. Annual report of the Regents. New York State Museum; Science. Geneea of the N'ortii American Palaeozoic Bryozoa. 431 larium with a captive worm, longer than the polyp cell; of course the avicularia can not convey food to the mouth, and the animal is incapable of swallowing any but the most minute particles. Any capture by an avicularium is clearly accidental, caused by the mandible shutting as the particle floated beneath it, and the constant flapping of the mandible would tend to create a current away from it. According to other authors its functions are purely defensive. "They may eit

- Image ID: RT0689
. Annual report of the Regents. New York State Museum; Science. Geneea of the N'ortii American Palaeozoic Bryozoa. 431 larium with a captive worm, longer than the polyp cell; of course the avicularia can not convey food to the mouth, and the animal is incapable of swallowing any but the most minute particles. Any capture by an avicularium is clearly accidental, caused by the mandible shutting as the particle floated beneath it, and the constant flapping of the mandible would tend to create a current away from it. According to other authors its functions are purely defensive. "They may eit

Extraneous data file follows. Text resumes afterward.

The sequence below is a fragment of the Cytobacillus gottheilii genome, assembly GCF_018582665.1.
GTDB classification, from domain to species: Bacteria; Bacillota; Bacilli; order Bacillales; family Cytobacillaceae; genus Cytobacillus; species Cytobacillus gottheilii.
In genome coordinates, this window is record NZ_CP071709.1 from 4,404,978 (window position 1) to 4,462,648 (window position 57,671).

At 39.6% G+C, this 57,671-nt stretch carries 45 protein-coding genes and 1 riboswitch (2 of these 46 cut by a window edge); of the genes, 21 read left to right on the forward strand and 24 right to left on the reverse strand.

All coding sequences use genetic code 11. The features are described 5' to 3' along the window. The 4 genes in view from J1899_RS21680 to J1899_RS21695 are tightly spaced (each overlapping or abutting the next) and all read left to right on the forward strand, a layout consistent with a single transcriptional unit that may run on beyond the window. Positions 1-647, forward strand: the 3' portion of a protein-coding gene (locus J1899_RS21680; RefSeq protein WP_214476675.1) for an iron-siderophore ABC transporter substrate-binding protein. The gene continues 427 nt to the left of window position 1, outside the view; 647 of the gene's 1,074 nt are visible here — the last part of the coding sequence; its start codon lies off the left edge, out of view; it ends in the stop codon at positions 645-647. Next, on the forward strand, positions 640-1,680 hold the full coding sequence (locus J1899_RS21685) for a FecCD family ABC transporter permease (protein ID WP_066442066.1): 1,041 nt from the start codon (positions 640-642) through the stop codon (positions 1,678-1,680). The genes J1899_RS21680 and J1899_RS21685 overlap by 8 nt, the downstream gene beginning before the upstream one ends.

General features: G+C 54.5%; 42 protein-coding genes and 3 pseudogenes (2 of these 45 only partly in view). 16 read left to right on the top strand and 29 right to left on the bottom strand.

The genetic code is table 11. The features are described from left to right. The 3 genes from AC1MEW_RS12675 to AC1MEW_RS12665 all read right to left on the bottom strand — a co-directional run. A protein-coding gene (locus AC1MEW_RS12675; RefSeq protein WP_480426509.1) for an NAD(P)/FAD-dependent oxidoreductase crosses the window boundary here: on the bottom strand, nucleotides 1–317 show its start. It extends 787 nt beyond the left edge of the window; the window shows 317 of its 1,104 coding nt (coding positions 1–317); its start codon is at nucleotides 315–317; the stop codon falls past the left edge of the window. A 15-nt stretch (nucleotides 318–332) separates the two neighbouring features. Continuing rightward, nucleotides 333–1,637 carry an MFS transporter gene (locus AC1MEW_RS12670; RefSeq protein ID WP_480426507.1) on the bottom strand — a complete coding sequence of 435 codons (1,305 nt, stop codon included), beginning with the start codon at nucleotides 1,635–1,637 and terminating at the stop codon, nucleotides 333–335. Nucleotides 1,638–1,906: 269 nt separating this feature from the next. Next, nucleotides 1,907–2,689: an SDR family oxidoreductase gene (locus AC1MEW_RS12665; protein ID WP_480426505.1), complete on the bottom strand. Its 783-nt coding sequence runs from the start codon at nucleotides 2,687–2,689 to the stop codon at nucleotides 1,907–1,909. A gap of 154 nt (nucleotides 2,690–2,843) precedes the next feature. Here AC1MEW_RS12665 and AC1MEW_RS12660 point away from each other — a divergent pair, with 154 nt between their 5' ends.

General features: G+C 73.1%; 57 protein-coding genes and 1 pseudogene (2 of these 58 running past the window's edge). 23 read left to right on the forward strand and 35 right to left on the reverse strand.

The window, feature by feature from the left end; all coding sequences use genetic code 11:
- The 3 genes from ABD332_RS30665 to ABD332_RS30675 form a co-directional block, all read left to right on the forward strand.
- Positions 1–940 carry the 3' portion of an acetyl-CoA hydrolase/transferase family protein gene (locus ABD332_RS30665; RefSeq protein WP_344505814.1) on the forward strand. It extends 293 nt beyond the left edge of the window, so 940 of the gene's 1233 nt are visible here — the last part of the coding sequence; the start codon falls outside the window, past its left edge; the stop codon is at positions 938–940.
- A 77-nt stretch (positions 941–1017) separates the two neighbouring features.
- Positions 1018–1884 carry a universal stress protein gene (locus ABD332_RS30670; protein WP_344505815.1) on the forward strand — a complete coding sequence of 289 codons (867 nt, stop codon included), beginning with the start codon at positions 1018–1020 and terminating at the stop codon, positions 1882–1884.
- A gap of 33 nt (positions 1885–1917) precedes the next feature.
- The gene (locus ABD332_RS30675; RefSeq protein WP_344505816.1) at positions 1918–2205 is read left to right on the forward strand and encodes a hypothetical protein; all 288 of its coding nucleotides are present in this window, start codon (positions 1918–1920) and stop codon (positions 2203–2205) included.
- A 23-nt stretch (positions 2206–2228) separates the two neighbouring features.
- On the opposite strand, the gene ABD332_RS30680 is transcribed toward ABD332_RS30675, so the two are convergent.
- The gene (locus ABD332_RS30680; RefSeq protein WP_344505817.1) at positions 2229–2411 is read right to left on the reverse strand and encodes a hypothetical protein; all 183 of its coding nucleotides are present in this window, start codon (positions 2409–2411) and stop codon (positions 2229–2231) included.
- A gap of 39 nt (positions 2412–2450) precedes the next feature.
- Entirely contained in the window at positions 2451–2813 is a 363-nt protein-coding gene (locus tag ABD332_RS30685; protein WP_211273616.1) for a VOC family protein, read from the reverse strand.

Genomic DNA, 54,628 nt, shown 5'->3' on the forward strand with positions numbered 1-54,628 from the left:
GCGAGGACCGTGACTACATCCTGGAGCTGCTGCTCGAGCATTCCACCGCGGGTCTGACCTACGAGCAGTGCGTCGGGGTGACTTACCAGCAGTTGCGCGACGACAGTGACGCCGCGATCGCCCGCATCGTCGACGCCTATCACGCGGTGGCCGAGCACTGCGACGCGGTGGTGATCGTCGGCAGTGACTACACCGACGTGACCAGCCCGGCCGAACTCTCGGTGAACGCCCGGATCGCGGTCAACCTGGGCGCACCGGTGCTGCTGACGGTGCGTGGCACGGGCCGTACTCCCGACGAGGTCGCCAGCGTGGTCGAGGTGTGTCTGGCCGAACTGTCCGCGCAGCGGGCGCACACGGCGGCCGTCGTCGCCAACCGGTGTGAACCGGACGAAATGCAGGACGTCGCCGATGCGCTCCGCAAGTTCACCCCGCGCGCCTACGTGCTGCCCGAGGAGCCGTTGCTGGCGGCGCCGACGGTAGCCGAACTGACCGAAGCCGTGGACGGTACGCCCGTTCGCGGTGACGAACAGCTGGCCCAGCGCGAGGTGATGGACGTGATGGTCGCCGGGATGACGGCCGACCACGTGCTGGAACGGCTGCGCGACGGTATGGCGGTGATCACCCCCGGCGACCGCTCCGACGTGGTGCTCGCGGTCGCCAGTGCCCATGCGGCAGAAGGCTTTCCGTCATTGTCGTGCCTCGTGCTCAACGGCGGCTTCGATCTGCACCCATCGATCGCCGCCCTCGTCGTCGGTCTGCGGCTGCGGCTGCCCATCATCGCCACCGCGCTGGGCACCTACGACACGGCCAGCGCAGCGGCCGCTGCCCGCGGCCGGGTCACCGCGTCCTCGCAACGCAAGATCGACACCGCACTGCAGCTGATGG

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Image ID: RT0689
. Annual report of the Regents. New York State Museum; Science. Geneea of the N'ortii American Palaeozoic Bryozoa. 431 larium with a captive worm, longer than the polyp cell; of course the avicularia can not convey food to the mouth, and the animal is incapable of swallowing any but the most minute particles. Any capture by an avicularium is clearly accidental, caused by the mandible shutting as the particle floated beneath it, and the constant flapping of the mandible would tend to create a current away from it. According to other authors its functions are purely defensive. "They may either arrest or scare away unwelcome visitors. Their vigorous movement and the snapping of their formidable jaws may have a wholesome or deterrent effect on loafing annelids or other vagrants, while the occasional capture of one of them may help still further to pro- tect the colony from dangerous intrusion.'' (Hincks.) But the avicularia occur only on the Cheilostomata, and as other forms are without them, it shows that they are unnecessary as weapons of defense.. Please note that these images are extracted from scanned page images that may have been digitally enhanced for readability - coloration and appearance of these illustrations may not perfectly resemble the original work.. New York State Museum; University of the State of New York. Board of Regents. Albany : J. B. Lyon, State Printer

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